The Tourbillon Souverain was one of F.P. Journe’s first creations after launching his brand in the late 1990s. Alongside the Chronomètre à Résonance, the Tourbillon Souverain is one of the watches that F.P. Journe collectors will typically speak most fervently of – after all, it was the first-ever tourbillon wristwatch to include a remontoire constant-force mechanism.

The Tourbillon Souverain is simply the collection that has captivated the most attention from collectors over the company’s 20-plus years of existence. We would know – out of the 10 most expensive F.P. Journe timepieces sold at Phillips in Association with Bacs & Russo over the past seven years, six are Tourbillon Souverain examples, including a world record.

The second lot in Le Concours de Complexité isn’t quite as rare as that watch, but it is a classic example of the Tourbillon à Remontoir d'Egalité from the model’s second generation of production. The first generation of the Tourbillon Souverain consists of the early brass-dial period, including the souscription pieces and Ruthenium Collection examples, and concludes at the beginning of 2004 when Journe introduced a new movement crafted out of 18k rose gold (caliber 1403) with the addition of a deadbeat seconds mechanism (avec Seconde Morte).

It’s believed that barely over 100 combined examples were produced of the second-generation series, in either platinum or 6N gold, during its product lifecycle between 2003 and 2018. This specific example has a 40mm platinum case and dates to circa 2017, one of the final production years for the reference.

Estimate: HKD 800,000 - 1,600,000

Lot 8003: F.P. Journe Knows How To Celebrate A Birthday

F.P. Journe Centigraphe Souverain Anniversaire Geneva Boutique 10th Anniversary Edition, Number Eight of 10 Pieces, Circa 2017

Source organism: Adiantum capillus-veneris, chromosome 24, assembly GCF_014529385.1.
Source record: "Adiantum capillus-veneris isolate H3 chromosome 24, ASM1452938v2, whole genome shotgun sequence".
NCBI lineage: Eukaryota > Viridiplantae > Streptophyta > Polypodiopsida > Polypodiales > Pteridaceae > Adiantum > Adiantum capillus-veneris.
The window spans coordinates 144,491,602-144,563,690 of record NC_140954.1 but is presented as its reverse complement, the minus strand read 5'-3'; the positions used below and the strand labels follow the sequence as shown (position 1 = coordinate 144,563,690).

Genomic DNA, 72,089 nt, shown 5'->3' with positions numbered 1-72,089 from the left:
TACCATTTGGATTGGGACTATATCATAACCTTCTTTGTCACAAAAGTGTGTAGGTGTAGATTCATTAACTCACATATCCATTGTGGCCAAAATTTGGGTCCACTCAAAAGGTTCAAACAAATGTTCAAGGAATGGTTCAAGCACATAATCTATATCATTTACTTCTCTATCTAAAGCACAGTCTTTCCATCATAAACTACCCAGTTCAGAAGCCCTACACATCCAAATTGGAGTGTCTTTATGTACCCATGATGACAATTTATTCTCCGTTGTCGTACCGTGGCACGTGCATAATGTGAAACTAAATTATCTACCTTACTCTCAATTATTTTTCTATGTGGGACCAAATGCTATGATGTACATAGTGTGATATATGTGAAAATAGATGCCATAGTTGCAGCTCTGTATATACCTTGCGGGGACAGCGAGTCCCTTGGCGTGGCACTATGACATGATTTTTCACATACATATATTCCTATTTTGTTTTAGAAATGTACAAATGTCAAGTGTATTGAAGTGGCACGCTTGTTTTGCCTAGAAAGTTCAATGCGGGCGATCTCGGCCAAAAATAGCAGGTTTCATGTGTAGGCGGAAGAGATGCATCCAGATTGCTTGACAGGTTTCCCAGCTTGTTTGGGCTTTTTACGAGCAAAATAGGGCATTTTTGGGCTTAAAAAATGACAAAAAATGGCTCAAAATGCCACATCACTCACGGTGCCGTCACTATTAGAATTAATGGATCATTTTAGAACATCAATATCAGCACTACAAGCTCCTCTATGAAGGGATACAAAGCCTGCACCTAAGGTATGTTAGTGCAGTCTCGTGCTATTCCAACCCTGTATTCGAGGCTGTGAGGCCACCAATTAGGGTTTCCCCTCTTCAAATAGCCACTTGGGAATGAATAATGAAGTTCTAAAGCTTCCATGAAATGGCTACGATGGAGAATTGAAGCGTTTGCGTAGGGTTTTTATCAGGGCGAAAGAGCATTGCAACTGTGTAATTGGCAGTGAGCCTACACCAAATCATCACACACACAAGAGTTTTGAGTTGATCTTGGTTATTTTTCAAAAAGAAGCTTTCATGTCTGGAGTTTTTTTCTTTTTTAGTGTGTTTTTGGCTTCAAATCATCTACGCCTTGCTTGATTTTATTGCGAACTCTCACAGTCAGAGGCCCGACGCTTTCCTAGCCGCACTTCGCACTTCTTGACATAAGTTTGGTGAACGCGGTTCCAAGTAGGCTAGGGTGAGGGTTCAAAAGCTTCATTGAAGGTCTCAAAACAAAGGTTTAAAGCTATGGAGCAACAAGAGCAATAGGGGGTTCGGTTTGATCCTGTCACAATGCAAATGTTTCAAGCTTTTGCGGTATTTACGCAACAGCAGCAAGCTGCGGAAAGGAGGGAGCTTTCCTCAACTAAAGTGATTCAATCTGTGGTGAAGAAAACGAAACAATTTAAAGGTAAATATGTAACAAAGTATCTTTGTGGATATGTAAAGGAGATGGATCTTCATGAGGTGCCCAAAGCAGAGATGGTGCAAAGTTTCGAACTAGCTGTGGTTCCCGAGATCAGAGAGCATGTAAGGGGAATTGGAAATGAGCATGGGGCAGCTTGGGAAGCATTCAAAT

Watch brands love to celebrate anniversaries – don’t we all? – and F.P. Journe is no different. But the sexagenarian watchmaker had a rather interesting idea when it came to commemorating the individual 10-year anniversaries of the company’s nine international brand boutiques. Rather than create a new watch for each location, Journe decided it would be more straightforward to create a single limited-edition example of the Centigraphe, his remarkable take on a chronograph, and then offer it exclusively to the boutique’s best clients when the end of each location’s first decade came about. The Centigraphe Souverain Anniversaire is the watch Journe dreamed up to celebrate the occasion when, in 2014, the company’s boutiques in Tokyo and Hong Kong became the first to hit double digits.

The Centigraphe is unique in that it can track elapsed time up to one-hundredth of a second. When the chronograph is kickstarted using the unique “rocker” switch on the caseband, the elapsed seconds sub-dial at the traditional two o’clock position on the dial leaps into action and completes a full rotation once per second. It’s an incredible thing to witness, a true horological dynamo in action.

The Anniversaire edition of the Centigraphe Souverain is slightly different than the original production piece, featuring a 40mm polished titanium case with 6N gold accents and a unique ruthenium coated dial that’s been partially skeletonized, revealing portions of the rose gold movement inside. Naturally, each run of Centigraphe Souverain Anniversaire pieces is individually numbered and features the name of the boutique location’s city.